A business associate was arrested in the murders of a family of four, including two young boys, whose disappearance from their San Diego County home in 2010 was a mystery until their remains were discovered in graves in the California desert last year, officials said Friday.

San Bernardino County Sheriff John McMahon identified the suspect as Charles Merritt, 57, who was due in court later in the day to face four counts of murder.

The lengthy investigation revealed that Joseph McStay, 40, his wife, Summer, 43, and their sons, 4-year-old Gianni and 3-year-old Joseph, were killed in their home in Fallbrook and all were victims of blunt-force trauma, the sheriff said.

Authorities refused to discuss a motive or any details of how the family was killed or evidence found at the home or the shallow desert gravesite.

"Our job is to look at everyone and eliminate who we could and see where this was going to take us and it led us to him," San Bernardino sheriff's Sgt. Chris Fisher said of Merritt.

Joseph McStay had a business designing and installing home water features. Investigators said he had asked Merritt to design some special waterfalls and the two met at a restaurant on the day the family is believed to have been killed.

Merritt's name surfaced previously in the investigation. In 2011 it was reported that Joseph McStay's last cellphone conversation was with Merritt.

The couple and their boys vanished in February 2010 from Fallbrook.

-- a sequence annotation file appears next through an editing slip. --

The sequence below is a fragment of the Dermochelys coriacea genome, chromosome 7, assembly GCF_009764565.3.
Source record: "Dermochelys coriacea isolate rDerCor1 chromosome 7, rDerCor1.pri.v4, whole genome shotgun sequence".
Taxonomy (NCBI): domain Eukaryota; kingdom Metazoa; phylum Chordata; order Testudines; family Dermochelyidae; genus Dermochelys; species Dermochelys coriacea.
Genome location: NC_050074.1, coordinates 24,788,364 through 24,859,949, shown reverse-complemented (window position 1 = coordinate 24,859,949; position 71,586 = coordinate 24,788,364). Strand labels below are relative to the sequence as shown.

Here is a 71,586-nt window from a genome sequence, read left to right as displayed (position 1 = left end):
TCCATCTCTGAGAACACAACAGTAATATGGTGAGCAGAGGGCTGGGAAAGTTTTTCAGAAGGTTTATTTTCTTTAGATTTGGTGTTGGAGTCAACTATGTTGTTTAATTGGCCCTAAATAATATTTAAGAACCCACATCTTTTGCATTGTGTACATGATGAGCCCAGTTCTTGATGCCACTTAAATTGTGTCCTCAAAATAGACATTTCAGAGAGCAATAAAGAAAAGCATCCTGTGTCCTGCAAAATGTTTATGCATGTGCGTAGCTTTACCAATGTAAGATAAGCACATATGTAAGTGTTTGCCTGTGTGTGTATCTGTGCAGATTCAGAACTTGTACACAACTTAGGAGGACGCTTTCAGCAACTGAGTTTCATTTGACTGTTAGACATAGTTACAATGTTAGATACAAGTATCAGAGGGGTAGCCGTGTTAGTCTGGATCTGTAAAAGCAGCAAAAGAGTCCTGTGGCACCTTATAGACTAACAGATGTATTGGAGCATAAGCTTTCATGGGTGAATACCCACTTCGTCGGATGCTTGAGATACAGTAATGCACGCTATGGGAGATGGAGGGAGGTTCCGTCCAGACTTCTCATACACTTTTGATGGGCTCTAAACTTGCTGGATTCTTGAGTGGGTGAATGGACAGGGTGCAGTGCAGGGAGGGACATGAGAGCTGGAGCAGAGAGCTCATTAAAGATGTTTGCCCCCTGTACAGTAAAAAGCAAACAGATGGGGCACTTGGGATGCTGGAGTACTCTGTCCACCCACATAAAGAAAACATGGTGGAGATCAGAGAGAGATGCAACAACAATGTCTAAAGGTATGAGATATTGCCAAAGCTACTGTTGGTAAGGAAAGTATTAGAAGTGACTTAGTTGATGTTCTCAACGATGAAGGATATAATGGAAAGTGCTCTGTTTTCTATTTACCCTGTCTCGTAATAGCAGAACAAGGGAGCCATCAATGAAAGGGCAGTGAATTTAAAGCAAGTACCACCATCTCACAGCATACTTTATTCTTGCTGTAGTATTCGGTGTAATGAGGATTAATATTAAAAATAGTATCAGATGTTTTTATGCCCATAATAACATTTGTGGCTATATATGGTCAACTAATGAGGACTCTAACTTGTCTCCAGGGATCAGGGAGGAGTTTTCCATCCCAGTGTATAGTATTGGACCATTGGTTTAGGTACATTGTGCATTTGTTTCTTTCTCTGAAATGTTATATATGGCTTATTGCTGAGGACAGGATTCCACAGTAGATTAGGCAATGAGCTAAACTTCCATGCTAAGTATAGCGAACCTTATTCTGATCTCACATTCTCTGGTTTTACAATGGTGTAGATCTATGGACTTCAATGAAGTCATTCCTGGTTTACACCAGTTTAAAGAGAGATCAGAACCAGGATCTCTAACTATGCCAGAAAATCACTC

A year ago, their skeletons were found in the desert outside Victorville. The site was not far from heavily traveled Interstate 15, which connects San Diego and Las Vegas.

Investigators said there were no signs of forced entry at the family's home or in their SUV, which was found parked near the U.S.-Mexico border. Nothing was missing from the home, and the couple's credit cards and tens of thousands of dollars in bank accounts never were touched.

Investigators in San Diego County, who had the case until the bodies were found in San Bernardino County, previously said it appeared the family fled the home at a moment's notice, with eggs on the counter and bowls of popcorn in the home.

Fisher said detectives now believe the family was killed in the home.

A grainy surveillance video that investigators thought might have shown the McStays walking across the border into Mexico is not the family and is not related to the case, he said.

Investigators in San Bernardino County found evidence with the bodies that helped them solve the case but stressed there was no smoking gun. Merritt was one of the associates that San Diego investigators had looked at and his name was passed along to San Bernardino County investigators when they took over the case, Fisher said.

Over the course of the investigation they interviewed Merritt several times and tracked him as he moved to different locations around Southern California, but the case was primarily built by reviewing the San Diego County investigation and re-interviewing hundreds of people.

McMahon said his team reviewed 4,500 pages of material from San Diego County, served 60 warrants, got 250 tips and did 200 interviews.

Merritt was arrested Wednesday in the Chatsworth area of Los Angeles.

Fisher said Merritt has previous felony convictions and has served time in state prison.